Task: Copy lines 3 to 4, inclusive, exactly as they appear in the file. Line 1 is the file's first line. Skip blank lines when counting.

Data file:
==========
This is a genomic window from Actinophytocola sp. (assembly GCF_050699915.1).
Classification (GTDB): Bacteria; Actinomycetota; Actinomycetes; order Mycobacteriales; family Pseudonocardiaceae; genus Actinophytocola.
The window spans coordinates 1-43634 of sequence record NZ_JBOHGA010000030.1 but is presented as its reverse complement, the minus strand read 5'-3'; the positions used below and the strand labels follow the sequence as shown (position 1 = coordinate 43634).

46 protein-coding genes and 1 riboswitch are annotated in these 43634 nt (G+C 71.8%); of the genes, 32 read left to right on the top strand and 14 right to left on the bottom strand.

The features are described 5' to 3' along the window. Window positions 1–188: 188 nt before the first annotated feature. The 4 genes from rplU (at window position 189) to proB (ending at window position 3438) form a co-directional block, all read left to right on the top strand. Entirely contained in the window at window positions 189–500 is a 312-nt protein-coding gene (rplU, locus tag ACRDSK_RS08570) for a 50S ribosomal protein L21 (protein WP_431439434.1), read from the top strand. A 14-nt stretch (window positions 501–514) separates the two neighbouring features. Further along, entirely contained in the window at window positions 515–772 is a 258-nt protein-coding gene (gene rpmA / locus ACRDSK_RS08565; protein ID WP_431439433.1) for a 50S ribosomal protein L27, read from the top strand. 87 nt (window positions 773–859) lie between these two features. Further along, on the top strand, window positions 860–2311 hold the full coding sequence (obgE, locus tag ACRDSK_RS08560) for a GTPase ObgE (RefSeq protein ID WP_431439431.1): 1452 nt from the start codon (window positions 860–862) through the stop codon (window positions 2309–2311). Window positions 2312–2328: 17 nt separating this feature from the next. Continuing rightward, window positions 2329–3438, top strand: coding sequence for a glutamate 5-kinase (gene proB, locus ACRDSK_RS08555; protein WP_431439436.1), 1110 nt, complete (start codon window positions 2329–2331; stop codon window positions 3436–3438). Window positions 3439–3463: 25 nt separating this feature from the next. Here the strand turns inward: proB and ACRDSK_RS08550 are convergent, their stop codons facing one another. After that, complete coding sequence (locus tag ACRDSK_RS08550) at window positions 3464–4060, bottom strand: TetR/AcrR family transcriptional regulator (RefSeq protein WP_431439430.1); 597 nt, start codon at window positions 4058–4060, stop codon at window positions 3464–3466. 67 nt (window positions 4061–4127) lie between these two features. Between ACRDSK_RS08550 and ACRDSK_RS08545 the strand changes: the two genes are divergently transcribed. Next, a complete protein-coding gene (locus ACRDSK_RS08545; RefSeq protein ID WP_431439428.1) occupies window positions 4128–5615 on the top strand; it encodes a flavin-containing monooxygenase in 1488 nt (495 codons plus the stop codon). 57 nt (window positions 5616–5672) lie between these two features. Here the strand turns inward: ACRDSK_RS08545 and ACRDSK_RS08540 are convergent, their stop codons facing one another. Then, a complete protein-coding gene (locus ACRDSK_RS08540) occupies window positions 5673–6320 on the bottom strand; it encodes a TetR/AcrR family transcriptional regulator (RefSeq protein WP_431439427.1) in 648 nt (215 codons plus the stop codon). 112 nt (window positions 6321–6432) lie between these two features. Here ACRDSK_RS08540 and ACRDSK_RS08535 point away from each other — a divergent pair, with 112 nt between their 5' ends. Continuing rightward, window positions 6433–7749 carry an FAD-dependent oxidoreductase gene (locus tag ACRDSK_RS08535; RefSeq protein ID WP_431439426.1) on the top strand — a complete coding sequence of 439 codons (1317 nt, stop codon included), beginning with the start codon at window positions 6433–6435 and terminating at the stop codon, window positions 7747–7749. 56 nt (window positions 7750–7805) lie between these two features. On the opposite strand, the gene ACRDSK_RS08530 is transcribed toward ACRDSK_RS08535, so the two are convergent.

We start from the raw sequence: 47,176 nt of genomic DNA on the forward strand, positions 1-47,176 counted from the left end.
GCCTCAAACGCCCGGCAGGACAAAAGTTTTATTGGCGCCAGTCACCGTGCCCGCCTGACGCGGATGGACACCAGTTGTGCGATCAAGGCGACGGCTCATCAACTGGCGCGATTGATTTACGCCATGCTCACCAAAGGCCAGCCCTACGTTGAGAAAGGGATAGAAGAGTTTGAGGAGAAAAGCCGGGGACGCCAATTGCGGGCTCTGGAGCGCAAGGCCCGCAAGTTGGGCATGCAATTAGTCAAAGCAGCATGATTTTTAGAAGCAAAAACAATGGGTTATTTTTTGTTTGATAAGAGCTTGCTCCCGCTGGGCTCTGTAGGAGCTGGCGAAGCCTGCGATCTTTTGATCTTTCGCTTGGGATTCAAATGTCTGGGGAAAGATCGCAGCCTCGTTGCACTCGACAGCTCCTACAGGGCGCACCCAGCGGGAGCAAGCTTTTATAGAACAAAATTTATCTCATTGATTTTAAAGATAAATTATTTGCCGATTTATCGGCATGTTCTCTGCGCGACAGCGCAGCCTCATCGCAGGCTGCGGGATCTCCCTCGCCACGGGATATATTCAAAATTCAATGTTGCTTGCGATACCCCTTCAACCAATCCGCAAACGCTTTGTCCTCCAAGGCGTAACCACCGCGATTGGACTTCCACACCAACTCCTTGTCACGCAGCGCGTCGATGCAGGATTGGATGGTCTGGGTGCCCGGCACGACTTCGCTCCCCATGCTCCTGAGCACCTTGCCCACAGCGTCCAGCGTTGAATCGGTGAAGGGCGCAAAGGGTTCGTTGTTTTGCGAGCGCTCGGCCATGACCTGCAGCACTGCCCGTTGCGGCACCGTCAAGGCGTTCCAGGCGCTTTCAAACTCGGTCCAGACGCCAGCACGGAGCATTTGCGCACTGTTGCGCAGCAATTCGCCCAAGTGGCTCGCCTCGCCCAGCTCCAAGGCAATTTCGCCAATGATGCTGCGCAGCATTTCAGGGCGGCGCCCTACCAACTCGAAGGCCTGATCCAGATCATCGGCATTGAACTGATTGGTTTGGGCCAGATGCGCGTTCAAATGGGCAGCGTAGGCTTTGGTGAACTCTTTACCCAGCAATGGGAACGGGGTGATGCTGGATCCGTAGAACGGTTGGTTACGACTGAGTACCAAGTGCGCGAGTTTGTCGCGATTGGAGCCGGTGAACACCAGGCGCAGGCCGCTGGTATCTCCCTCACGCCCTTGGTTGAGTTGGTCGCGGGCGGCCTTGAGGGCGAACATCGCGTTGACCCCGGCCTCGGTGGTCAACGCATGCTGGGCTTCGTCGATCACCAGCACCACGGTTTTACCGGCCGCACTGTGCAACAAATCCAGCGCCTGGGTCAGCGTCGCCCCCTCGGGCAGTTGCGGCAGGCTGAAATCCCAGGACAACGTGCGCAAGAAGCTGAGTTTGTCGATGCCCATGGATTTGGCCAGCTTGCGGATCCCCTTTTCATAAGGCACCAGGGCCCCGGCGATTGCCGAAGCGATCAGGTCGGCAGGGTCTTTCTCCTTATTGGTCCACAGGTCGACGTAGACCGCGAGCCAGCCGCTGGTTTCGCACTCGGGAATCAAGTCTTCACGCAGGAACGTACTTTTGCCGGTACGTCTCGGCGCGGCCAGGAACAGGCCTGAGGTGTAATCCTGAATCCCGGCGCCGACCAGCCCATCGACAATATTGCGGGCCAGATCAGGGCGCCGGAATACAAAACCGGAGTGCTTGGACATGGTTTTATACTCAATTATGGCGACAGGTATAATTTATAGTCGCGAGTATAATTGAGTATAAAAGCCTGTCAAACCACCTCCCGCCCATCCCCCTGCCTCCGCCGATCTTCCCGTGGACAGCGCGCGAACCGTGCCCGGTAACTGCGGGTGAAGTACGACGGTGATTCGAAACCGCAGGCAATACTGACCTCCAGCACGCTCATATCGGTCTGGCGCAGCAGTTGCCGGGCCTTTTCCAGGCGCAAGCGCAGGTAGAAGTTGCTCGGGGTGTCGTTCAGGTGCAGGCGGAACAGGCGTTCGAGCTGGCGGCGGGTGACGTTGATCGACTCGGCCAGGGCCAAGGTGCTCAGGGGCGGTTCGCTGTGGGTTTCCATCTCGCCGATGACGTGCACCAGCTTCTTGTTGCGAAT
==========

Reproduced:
The window spans coordinates 1-43634 of sequence record NZ_JBOHGA010000030.1 but is presented as its reverse complement, the minus strand read 5'-3'; the positions used below and the strand labels follow the sequence as shown (position 1 = coordinate 43634).

46 protein-coding genes and 1 riboswitch are annotated in these 43634 nt (G+C 71.8%); of the genes, 32 read left to right on the top strand and 14 right to left on the bottom strand.